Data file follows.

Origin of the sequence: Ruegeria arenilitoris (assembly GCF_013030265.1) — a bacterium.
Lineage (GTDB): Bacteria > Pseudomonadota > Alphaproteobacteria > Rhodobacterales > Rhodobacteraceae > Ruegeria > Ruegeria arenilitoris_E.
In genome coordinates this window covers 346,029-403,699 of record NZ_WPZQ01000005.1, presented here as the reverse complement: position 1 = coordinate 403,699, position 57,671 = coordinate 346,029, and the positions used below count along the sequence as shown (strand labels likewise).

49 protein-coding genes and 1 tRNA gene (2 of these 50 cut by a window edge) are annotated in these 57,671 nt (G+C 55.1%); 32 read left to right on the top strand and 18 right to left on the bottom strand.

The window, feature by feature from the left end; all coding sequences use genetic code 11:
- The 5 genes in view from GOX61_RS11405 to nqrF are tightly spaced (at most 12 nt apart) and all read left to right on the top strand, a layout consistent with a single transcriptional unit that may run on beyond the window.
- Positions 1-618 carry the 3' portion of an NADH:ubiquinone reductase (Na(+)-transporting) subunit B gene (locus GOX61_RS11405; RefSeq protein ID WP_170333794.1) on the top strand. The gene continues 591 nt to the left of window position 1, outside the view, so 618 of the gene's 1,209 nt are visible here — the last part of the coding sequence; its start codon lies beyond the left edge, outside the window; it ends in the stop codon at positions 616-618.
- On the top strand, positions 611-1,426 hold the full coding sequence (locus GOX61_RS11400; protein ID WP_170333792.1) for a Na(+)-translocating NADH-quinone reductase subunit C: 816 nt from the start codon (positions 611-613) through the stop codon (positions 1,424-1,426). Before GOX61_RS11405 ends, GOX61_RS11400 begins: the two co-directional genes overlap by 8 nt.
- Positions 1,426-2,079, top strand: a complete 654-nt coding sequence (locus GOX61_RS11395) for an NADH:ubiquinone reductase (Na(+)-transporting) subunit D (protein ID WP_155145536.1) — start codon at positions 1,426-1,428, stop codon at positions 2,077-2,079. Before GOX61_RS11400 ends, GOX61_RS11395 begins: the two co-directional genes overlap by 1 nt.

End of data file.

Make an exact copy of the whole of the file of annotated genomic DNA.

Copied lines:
Origin of the sequence: Ruegeria arenilitoris (assembly GCF_013030265.1) — a bacterium.
Lineage (GTDB): Bacteria > Pseudomonadota > Alphaproteobacteria > Rhodobacterales > Rhodobacteraceae > Ruegeria > Ruegeria arenilitoris_E.
In genome coordinates this window covers 346,029-403,699 of record NZ_WPZQ01000005.1, presented here as the reverse complement: position 1 = coordinate 403,699, position 57,671 = coordinate 346,029, and the positions used below count along the sequence as shown (strand labels likewise).

49 protein-coding genes and 1 tRNA gene (2 of these 50 cut by a window edge) are annotated in these 57,671 nt (G+C 55.1%); 32 read left to right on the top strand and 18 right to left on the bottom strand.

The window, feature by feature from the left end; all coding sequences use genetic code 11:
- The 5 genes in view from GOX61_RS11405 to nqrF are tightly spaced (at most 12 nt apart) and all read left to right on the top strand, a layout consistent with a single transcriptional unit that may run on beyond the window.
- Positions 1-618 carry the 3' portion of an NADH:ubiquinone reductase (Na(+)-transporting) subunit B gene (locus GOX61_RS11405; RefSeq protein ID WP_170333794.1) on the top strand. The gene continues 591 nt to the left of window position 1, outside the view, so 618 of the gene's 1,209 nt are visible here — the last part of the coding sequence; its start codon lies beyond the left edge, outside the window; it ends in the stop codon at positions 616-618.
- On the top strand, positions 611-1,426 hold the full coding sequence (locus GOX61_RS11400; protein ID WP_170333792.1) for a Na(+)-translocating NADH-quinone reductase subunit C: 816 nt from the start codon (positions 611-613) through the stop codon (positions 1,424-1,426). Before GOX61_RS11405 ends, GOX61_RS11400 begins: the two co-directional genes overlap by 8 nt.
- Positions 1,426-2,079, top strand: a complete 654-nt coding sequence (locus GOX61_RS11395) for an NADH:ubiquinone reductase (Na(+)-transporting) subunit D (protein ID WP_155145536.1) — start codon at positions 1,426-1,428, stop codon at positions 2,077-2,079. Before GOX61_RS11400 ends, GOX61_RS11395 begins: the two co-directional genes overlap by 1 nt.